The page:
April 29, 2022 – Amid all the attention this month for actor Johnny Depp’s $50 million lawsuit against ex-wife Amber Heard, a psychological term has entered the public’s lexicon: histrionic personality disorder.
Depp says an opinion piece Heard wrote in 2018 hurt his career, and he is suing for defamation.
The term was used in court during the testimony of Shannon Curry, PsyD, a clinical and forensic psychologist in California and Hawaii who conducted a psychological evaluation of Heard and said she had met Heard for 12 hours.
Curry testified that Heard has both Borderline Personality Disorder and Histrionic Personality Disorder. Heard has said she has post-traumatic stress disorder.
Because of her condition, Heard is very concerned about image, prone to cruelty and blaming others, and can’t admit she’s done anything wrong, Curry testified, as reported in Newsweek.
So what exactly is a histrionic personality disorder, and how does it differ from the other better-known personality disorders, such as paranoid, narcissistic, or obsessive-compulsive?
Histrionic personality disorder — theatrical meaning overly theatrical or melodramatic — is more common in women, can be learned or inherited, and is associated with “intense, unstable emotions and distorted self-images,” according to the Cleveland Clinic.
And those with the disorder tend to behave dramatically, rely on other people’s approval to boost their self-esteem, and have an “overwhelming desire to be noticed.”
Histrionic personality disorder is much less commonly diagnosed than narcissistic or borderline personality disorder, says Jessica January Behr, PsyD, a licensed psychologist in New York City.
“The criteria for the condition are probably seen much more often than diagnosed,” she says. “To diagnose someone with histrionic personality disorder, a person must meet five of nine very specific criteria.”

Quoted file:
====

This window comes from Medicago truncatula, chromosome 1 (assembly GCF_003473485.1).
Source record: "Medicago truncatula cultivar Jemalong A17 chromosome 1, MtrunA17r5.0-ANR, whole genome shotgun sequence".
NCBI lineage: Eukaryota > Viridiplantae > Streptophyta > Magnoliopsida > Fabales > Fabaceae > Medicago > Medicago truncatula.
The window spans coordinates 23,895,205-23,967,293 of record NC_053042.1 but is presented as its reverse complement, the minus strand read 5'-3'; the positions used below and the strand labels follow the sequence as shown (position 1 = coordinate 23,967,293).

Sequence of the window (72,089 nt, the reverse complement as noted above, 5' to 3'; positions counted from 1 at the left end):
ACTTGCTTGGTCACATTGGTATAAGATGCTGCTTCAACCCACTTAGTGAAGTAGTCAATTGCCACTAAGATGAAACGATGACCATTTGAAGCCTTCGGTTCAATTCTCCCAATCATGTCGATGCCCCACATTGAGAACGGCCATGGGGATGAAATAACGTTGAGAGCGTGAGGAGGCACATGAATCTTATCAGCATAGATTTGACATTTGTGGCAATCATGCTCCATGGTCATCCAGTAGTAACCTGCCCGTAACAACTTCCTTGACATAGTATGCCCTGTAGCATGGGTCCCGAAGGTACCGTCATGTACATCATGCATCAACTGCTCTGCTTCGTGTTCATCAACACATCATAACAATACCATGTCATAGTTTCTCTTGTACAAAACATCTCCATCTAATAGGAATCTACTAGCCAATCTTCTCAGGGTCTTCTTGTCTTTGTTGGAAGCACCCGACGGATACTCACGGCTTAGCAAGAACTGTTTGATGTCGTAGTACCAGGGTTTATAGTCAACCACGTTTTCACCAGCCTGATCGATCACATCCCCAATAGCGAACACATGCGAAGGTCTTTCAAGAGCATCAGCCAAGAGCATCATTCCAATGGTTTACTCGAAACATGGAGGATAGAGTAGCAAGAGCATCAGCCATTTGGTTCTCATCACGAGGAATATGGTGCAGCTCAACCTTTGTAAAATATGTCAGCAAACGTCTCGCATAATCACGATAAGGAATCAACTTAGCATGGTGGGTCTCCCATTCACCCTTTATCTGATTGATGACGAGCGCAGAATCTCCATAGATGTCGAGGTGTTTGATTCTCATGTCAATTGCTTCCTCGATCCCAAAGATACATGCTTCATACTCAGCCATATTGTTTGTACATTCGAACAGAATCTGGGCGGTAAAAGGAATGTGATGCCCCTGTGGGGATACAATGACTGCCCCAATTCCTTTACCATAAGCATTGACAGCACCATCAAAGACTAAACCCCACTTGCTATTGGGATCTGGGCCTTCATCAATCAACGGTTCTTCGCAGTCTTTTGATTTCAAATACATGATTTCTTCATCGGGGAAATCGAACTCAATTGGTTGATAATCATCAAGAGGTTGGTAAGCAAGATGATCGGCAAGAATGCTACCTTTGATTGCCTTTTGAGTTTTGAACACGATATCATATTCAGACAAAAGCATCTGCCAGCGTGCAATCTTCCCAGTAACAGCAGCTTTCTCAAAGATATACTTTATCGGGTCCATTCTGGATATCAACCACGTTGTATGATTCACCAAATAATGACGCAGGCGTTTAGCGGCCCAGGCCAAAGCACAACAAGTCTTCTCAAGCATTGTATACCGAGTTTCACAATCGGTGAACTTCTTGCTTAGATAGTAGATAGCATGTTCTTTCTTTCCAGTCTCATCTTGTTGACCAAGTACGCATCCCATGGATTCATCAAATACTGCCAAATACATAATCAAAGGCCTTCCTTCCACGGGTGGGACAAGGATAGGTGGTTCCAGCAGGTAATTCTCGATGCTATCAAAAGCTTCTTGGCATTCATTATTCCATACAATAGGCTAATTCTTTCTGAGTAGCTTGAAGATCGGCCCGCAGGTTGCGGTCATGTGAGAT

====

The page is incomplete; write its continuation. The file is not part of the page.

These nine criteria include being awkward unless you’re the center of attention, your emotions shifting quickly, acting very dramatically – as if you were performing in front of an audience – with exaggerated emotions and expressions that seem genuinely lacking, and constantly looking for reassurance or approval, according to the Cleveland Clinic.
Ultimately, this condition is a serious one, and the label should not be used unless confirmed by a mental health professional who has evaluated you and performed certain diagnostic tests.
Before treatment, people with the disorder will generally seek counseling to discover the motivations and fears associated with their thoughts and behavior, and the counselor will help the person relate to others in a more positive way.
A health care professional may also prescribe medications to treat the depression and anxiety often associated with this condition, according to the Cleveland Clinic.
“It’s good for people to learn about this psychological term, but it’s important to avoid getting an armchair diagnosis,” Behr says. “We also have to be careful not to confuse ‘dramatic’ and ‘histrionic’. In order to have histrionic personality disorder, certain criteria must be met, and this is not a term to be used lightly.
This post What is Histrionic Personality Disorder?
was original published at “https://www.webmd.com/mental-health/news/20220429/amber-heard-diagnosis-what-is-histrionic-personality-disorder?src=RSS_PUBLIC”